"This is the latter of the two-volume series evolving from the author’s mathematics courses in M.Sc. Computational Finance program at Carnegie Mellon University (USA). The content of this book is organized such as to give the reader precise statements of results, plausibility arguments, mathematical proofs and, more importantly, the intuitive explanations of the financial and economic phenomena. Each chapter concludes with summary of the discussed matter, bibliographic notes, and a set of really useful exercises." (Neculai Curteanu, Zentralblatt MATH, Vol. 1068, 2005)

From the Back Cover

Stochastic Calculus for Finance evolved from the first ten years of the Carnegie Mellon Professional Master's program in Computational Finance. The content of this book has been used successfully with students whose mathematics background consists of calculus and calculus-based probability. The text gives both precise statements of results, plausibility arguments, and even some proofs, but more importantly intuitive explanations developed and refine through classroom experience with this material are provided. The book includes a self-contained treatment of the probability theory needed for stochastic calculus, including Brownian motion and its properties. Advanced topics include foreign exchange models, forward measures, and jump-diffusion processes.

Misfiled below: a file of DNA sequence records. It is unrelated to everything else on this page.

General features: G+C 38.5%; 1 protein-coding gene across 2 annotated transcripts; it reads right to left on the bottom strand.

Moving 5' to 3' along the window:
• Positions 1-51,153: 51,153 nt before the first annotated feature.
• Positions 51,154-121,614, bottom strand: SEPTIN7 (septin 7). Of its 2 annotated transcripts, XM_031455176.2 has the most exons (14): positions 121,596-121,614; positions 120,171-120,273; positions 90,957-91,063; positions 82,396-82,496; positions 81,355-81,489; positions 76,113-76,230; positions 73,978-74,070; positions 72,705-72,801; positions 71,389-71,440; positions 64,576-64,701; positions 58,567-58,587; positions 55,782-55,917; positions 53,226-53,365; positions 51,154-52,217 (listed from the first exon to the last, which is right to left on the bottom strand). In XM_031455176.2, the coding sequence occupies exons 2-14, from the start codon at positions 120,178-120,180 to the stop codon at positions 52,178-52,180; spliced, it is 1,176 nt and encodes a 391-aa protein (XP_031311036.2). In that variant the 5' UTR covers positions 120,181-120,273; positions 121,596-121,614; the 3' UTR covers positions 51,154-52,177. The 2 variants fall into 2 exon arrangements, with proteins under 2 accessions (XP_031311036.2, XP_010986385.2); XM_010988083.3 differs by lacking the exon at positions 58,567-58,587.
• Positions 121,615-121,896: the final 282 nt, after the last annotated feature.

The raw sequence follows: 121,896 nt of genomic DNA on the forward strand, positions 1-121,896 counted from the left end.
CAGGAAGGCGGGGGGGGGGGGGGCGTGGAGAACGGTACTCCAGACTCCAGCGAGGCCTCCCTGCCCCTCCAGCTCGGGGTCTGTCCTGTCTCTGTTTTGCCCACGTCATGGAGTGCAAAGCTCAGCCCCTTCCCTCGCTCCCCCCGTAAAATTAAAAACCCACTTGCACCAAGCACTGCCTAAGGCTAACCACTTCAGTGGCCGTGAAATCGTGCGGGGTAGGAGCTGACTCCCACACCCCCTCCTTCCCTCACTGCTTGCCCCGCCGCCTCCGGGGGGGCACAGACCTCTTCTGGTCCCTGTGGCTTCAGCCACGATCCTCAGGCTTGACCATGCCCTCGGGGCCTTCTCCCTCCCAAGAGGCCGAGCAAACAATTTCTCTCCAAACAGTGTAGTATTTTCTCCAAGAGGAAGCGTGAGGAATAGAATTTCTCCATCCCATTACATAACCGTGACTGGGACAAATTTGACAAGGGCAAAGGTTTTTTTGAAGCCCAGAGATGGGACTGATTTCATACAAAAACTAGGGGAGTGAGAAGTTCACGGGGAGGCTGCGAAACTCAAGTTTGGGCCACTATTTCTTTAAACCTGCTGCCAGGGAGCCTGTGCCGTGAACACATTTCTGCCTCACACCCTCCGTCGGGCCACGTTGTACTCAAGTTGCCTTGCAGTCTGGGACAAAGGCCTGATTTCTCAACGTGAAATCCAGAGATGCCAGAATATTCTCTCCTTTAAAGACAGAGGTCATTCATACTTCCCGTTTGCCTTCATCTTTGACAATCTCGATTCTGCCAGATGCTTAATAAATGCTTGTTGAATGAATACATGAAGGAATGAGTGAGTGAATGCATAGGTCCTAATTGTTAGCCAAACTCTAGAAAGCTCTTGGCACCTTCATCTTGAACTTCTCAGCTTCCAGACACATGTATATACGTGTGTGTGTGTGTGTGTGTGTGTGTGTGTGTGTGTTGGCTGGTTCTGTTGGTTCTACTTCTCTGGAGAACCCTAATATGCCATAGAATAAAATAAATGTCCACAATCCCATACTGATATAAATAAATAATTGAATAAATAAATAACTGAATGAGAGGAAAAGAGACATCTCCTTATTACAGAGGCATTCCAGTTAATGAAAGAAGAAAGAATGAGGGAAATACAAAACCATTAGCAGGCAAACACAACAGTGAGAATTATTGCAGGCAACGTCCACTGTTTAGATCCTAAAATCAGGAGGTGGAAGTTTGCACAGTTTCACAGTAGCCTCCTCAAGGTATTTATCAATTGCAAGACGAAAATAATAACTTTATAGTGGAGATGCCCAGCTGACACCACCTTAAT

This book is being published in two volumes. This second volume develops stochastic calculus, martingales, risk-neutral pricing, exotic options and term structure models, all in continuous time.

Masters level students and researchers in mathematical finance and financial engineering will find this book useful.

Steven E. Shreve is Co-Founder of the Carnegie Mellon MS Program in Computational Finance and winner of the Carnegie Mellon Doherty Prize for sustained contributions to education.


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Product Details

  • Hardcover: 550 pages
  • Publisher: Springer; 1st edition (December 13, 2010)
  • Language: English
  • ISBN-10: 0387401016
  • ISBN-13: 978-0387401010
  • Product Dimensions: 6.1 x 1.2 x 9.2 inches
  • Shipping Weight: 2.2 pounds
  • Average Customer Review: 4.0 out of 5 stars  See all reviews (54 customer reviews)
  • Amazon Best Sellers Rank: #361,210 in Books (See Top 100 in Books)

Customer Reviews

Top Customer Reviews

Format: Hardcover
Think of this as a thank-you letter to Shreve for helping to teach me applied quantitative finance. This is a truly wonderful book and a great place to start learning the subject, regardless of your previous exposure to the subject or mathematical maturity, and has plentiful opportunities in the exercises to practice important results.